Organic Agriculture: A promising sector for income generation in Nepal

The farm production system in Nepal is highly integrated and interlinked, and is characterized by subsistence farming. The majority of the farming communities have extremely small landholdings of less than 0.5 ha. Farming in Nepal has always been based on production techniques that are healthy and promote healthy existence of inter-related elements of the ecosystem – soil, plants, animals and people. Synthetically produced fertilizers and pesticides have hardly been used or never been used in the case of some hill areas in Nepal. The advent of commercialization of agriculture has exacerbated environmental problems and to top it up climate change is affecting communities who already have limited options for coping with adverse weather conditions. Therefore farmers are now exploring farming systems that can help to produce more from the available land, water and labor resources without either ecological or social harm, and increase their resilience to climate change. Organic agriculture represents one such potential area that is gaining momentum in economic, health and environmental aspects.

There is growing trend among urbanites for organic products, especially vegetables. An increase in purchasing power, education and awareness about health and quality of organic foods and the willingness to pay for healthy foods among consumers have increased the demand for organically cultivated vegetables in urban areas. This has also resulted in a vague mechanism of organic pricing and premiums although there is no established framework for organic product pricing. Market practices of organic agriculture in Nepal show individual farmers, entrepreneurs and cooperatives that are taking the practice forward as a remunerative enterprise. For example, one of the organic farm entrepreneurs in Nepal – Mr. Prem Lama of Aashapuri Organic Farm, Sanga, who has been farming about 5 hectares of land, is selling about 300 kg of organic products daily and generating more than NRs. 500,000 (US $6,250) a month. He is providing more than 50 organic products including ground apple, shitake mushrooms, cauliflower, cabbage and cucumber to restaurants and star hotels in Kathmandu. He has also been exporting asparagus, ground apple and mushrooms to Singapore. Currently there are also many private companies like Organic village, Kheti bazaar, Organic World and Fair Future working in partnership with local farmers and bringing organic products from different parts of the country to the Kathmandu Valley. In addition, many organic shops specially targeting the elite society and tourists are increasing in Kathmandu and Pokhara.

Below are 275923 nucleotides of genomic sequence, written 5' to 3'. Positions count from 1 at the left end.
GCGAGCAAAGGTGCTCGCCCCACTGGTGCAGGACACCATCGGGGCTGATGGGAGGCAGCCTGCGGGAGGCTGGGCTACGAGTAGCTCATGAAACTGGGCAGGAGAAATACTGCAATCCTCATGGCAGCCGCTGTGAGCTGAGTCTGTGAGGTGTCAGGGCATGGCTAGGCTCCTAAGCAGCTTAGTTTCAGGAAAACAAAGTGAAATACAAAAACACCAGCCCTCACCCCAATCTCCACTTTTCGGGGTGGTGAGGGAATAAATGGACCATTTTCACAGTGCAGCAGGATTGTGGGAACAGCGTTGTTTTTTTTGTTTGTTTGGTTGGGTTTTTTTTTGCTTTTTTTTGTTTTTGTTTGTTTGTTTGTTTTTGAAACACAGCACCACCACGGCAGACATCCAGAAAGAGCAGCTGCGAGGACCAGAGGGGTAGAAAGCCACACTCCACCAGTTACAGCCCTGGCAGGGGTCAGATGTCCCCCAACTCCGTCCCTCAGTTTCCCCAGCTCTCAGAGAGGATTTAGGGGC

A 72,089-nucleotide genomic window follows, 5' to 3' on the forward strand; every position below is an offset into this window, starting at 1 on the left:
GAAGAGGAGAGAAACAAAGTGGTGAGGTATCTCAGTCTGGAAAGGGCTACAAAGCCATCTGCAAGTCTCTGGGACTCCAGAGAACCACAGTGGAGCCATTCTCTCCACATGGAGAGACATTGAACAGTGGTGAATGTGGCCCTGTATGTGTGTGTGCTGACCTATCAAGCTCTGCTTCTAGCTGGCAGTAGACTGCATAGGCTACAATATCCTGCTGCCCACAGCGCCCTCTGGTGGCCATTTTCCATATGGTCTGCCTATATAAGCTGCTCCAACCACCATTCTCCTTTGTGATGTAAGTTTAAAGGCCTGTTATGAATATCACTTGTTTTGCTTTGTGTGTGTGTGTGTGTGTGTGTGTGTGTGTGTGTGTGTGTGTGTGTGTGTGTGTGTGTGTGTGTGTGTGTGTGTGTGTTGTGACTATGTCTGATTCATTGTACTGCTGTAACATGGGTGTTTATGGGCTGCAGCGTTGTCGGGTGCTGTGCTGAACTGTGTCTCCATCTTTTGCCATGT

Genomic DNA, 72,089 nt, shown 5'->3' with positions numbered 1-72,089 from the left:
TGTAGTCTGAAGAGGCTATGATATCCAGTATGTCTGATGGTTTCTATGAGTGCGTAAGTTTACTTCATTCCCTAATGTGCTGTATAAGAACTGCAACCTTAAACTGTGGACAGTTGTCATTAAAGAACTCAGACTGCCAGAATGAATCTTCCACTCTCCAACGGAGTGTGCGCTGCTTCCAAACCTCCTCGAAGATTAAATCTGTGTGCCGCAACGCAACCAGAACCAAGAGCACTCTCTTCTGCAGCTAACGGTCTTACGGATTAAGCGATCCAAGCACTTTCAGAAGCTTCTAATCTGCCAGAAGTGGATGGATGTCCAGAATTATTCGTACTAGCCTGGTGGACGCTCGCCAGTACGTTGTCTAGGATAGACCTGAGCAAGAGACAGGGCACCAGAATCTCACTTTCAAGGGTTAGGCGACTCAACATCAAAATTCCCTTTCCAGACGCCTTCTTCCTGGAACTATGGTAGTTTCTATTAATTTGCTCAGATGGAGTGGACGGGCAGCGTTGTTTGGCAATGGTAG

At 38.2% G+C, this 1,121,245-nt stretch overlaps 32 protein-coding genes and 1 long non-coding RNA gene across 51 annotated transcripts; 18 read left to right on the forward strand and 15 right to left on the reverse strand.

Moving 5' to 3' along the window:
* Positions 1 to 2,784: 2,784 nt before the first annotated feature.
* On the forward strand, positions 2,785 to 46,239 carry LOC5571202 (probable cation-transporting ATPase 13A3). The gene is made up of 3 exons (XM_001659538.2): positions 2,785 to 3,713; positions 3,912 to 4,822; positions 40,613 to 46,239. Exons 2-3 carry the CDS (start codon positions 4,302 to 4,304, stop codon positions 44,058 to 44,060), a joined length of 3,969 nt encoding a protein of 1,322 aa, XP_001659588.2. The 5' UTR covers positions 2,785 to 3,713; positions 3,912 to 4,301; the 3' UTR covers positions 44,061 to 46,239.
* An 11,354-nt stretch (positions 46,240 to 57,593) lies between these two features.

As the organic agriculture sector is gaining momentum in Nepal, it also possesses a great scope for its competitiveness, as Nepal is home to many potential products, namely spices, essential oils and medicinal plants, fresh fruits and vegetables. A significant area of agricultural land in Nepal is also organic by default, and is gradually increasing.  The enabling environment for the sector also seems to be favorable in Nepal with the recent establishment of the National Organic Agriculture Accreditation body (NOAAB) and the National Coordination Committee for Organic Agriculture Production and Processing System (NCCOAPPS), and policies supporting organic agriculture. The National standard for organic agriculture has also been established and endorsed by the government, and working guidelines for two certification systems (Internal Control System and Participatory Guarantee System) are being developed, both of which will serve as an important instrument for taking advantage of the international and domestic markets. The latter is a certification scheme particularly for small farmers whose products are of high demand in the local market, but who cannot meet the high cost of certification.

The role of organic agriculture in enhancing soil fertility and nitrogen inputs and addressing food security is well known. A participatory assessment of the organic agriculture conducted by ANSAB based on current price rates and growth potential also shows that the sector possesses high prospective of income generation in the peri-urban areas. In addition it can  involve youth and thus reduce the current alarming rate of youth migration to urban areas and abroad in search of better livelihood opportunities and higher incomes.